Bringing Brexit to Africa: The Birth of a New Commonwealth
Theresa May recently visited Africa, commencing her tour with visits to South Africa and Nigeria, before turning her attention towards Kenya. This was an attempt to bolster relations with members of the Commonwealth. The UK intends to be the largest G7 investor in Africa by 2022 according to Downing Street.
Whilst there were constant reports on the potential increase in the African population by the Western media, China saw this as a great opportunity to and has become one of the largest and most visible investors in Africa. The fear that Britain may be losing Africa has sent the British PM to secure their respective relationships as the UK braces for the impact of Brexit. Theresa May is not the only political figure who has visited Africa recently. German Chancellor Angela Merkel has also made visits to Africa to ensure that the European Union side of deals regarding trade and immigration remain intact.
Alongside trade deals, there have been discussions on issues relating to immigration. Many of the people crossing over from Libya to Europe are Africans. The worsening events in Africa have encouraged many Africans to attempt the move to Europe with the hope of reaching greener pastures.
Whilst the Chinese seem to have a grip on some African countries, such as Kenya, Zambia, Ethiopia and Nigeria, the UK will need to strengthen its ties with African countries so as not to lose them to the lucrative deals China is offering. It is important that the UK and Theresa May strengthen ties with the Commonwealth, to lessen the impact felt by the UK when it leaves the EU.
China and African countries recently held a forum whereby China pledged an extra $60 billion to the continent. This is exclusive of the $200+ billion already owed to China by African countries such as: Ethiopia, Nigeria and Kenya.
The UK will have to surpass this amount of investment to prove its sincerity in resurrecting the Commonwealth. If it does not, the attempt may appear to suggest that the Commonwealth is a desperate, last-ditch move to avoid the negative effects of Brexit.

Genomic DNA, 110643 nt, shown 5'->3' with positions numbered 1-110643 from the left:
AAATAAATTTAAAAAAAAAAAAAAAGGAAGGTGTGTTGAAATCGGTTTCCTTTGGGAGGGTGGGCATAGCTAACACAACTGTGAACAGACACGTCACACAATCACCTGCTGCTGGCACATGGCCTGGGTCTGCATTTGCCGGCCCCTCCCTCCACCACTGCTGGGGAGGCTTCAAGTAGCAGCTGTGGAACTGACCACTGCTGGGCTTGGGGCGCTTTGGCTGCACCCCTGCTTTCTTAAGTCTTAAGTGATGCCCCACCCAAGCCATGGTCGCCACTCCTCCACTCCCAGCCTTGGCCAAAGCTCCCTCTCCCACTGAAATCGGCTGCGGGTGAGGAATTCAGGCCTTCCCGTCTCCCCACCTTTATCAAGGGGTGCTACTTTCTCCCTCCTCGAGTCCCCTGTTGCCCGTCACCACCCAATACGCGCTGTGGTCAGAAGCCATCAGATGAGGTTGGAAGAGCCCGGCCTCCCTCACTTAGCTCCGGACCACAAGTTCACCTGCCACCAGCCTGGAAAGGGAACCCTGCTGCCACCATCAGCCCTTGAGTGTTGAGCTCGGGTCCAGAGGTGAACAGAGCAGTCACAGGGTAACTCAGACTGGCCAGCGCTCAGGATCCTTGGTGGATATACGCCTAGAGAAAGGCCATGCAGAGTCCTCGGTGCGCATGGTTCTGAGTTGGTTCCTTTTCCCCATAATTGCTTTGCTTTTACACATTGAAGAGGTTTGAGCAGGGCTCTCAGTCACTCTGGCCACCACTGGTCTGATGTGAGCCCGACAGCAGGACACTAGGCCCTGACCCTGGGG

However, uncertainties surrounding a working relationship between the UK and the Commonwealth remain. It is not clear whether Mrs May intends to utilise the full strength of the Commonwealth or simply rely on it as a rebound from leaving the EU. The Commonwealth consists of 53 countries around the globe, whilst the EU currently has 28 members inclusive of the UK. The strength of the Commonwealth is evident from the numbers, its larger population resulting in a wider target market for UK export. In addition, it is speculated that the UK may be able to import agricultural products from Commonwealth countries at a lower rate compared to potential EU-set tariffs.
With a population of over 2 billion people in the Commonwealth, the UK can be certain that there is a market available for its goods. Theresa May has, to her credit, focused on trade, security and even the tough subject of immigration during her visits. Immigration is a difficult subject as the UK vote against remaining in the EU was partially due to the perception that it had no control over who comes into the UK from the EU. While this was not the only reason, it played a significant role in why many UK citizens voted out of the EU. It is important to note that this is with the exception of Scotland, which was vehemently against the idea of leaving the EU.
It would seem that the UK will, in the future, be able to have greater control as to who comes into the UK and for how long they can stay. This is supported by the fact that most Commonwealth countries require visas to be able to come to the UK. This will also allow the UK to attract more skilled people from Commonwealth countries, in order to shore up the UK work force, which in turn, will hopefully increase productivity and boost the UK economy as a whole.
Theresa May will need to take into account the fact that the Commonwealth has changed significantly and that most of the Commonwealth countries now deal with some of the bigger members of the EU, including Germany and France. Whether the PM has assigned sufficient weight to this factor remains to be seen. Despite their connections with the EU, some Commonwealth countries are under-producing. There are also political concerns as many of these countries have unorthodox leaders which put a strain on any inter-state relations.
Turning to the matter of security, the UK may end up spending more money to convince a vast majority of Commonwealth states to update their security protocols, to ensure they can tackle the same security issues Western countries are attempting to address.
As a result of these issues surrounding trade, security and immigration, it is possible the UK will struggle to cope post-Brexit.